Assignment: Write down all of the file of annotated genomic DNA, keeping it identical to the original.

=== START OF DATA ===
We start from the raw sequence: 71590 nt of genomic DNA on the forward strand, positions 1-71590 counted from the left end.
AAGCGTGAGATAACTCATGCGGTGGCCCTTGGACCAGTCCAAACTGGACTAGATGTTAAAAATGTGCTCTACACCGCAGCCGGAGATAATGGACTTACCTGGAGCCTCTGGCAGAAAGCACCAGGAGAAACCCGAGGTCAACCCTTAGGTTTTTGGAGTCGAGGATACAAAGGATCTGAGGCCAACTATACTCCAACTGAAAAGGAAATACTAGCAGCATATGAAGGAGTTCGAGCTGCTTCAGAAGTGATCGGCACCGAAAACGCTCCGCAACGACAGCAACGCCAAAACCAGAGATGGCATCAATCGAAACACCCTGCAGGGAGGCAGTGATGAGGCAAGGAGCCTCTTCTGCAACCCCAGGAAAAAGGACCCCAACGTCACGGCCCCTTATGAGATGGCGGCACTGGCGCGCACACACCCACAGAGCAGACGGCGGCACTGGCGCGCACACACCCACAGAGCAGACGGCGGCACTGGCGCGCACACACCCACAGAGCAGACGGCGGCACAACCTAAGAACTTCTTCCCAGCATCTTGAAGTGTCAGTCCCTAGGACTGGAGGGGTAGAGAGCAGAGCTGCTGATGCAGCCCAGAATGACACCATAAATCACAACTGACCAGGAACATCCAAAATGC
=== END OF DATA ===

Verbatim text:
We start from the raw sequence: 71590 nt of genomic DNA on the forward strand, positions 1-71590 counted from the left end.
AAGCGTGAGATAACTCATGCGGTGGCCCTTGGACCAGTCCAAACTGGACTAGATGTTAAAAATGTGCTCTACACCGCAGCCGGAGATAATGGACTTACCTGGAGCCTCTGGCAGAAAGCACCAGGAGAAACCCGAGGTCAACCCTTAGGTTTTTGGAGTCGAGGATACAAAGGATCTGAGGCCAACTATACTCCAACTGAAAAGGAAATACTAGCAGCATATGAAGGAGTTCGAGCTGCTTCAGAAGTGATCGGCACCGAAAACGCTCCGCAACGACAGCAACGCCAAAACCAGAGATGGCATCAATCGAAACACCCTGCAGGGAGGCAGTGATGAGGCAAGGAGCCTCTTCTGCAACCCCAGGAAAAAGGACCCCAACGTCACGGCCCCTTATGAGATGGCGGCACTGGCGCGCACACACCCACAGAGCAGACGGCGGCACTGGCGCGCACACACCCACAGAGCAGACGGCGGCACTGGCGCGCACACACCCACAGAGCAGACGGCGGCACAACCTAAGAACTTCTTCCCAGCATCTTGAAGTGTCAGTCCCTAGGACTGGAGGGGTAGAGAGCAGAGCTGCTGATGCAGCCCAGAATGACACCATAAATCACAACTGACCAGGAACATCCAAAATGC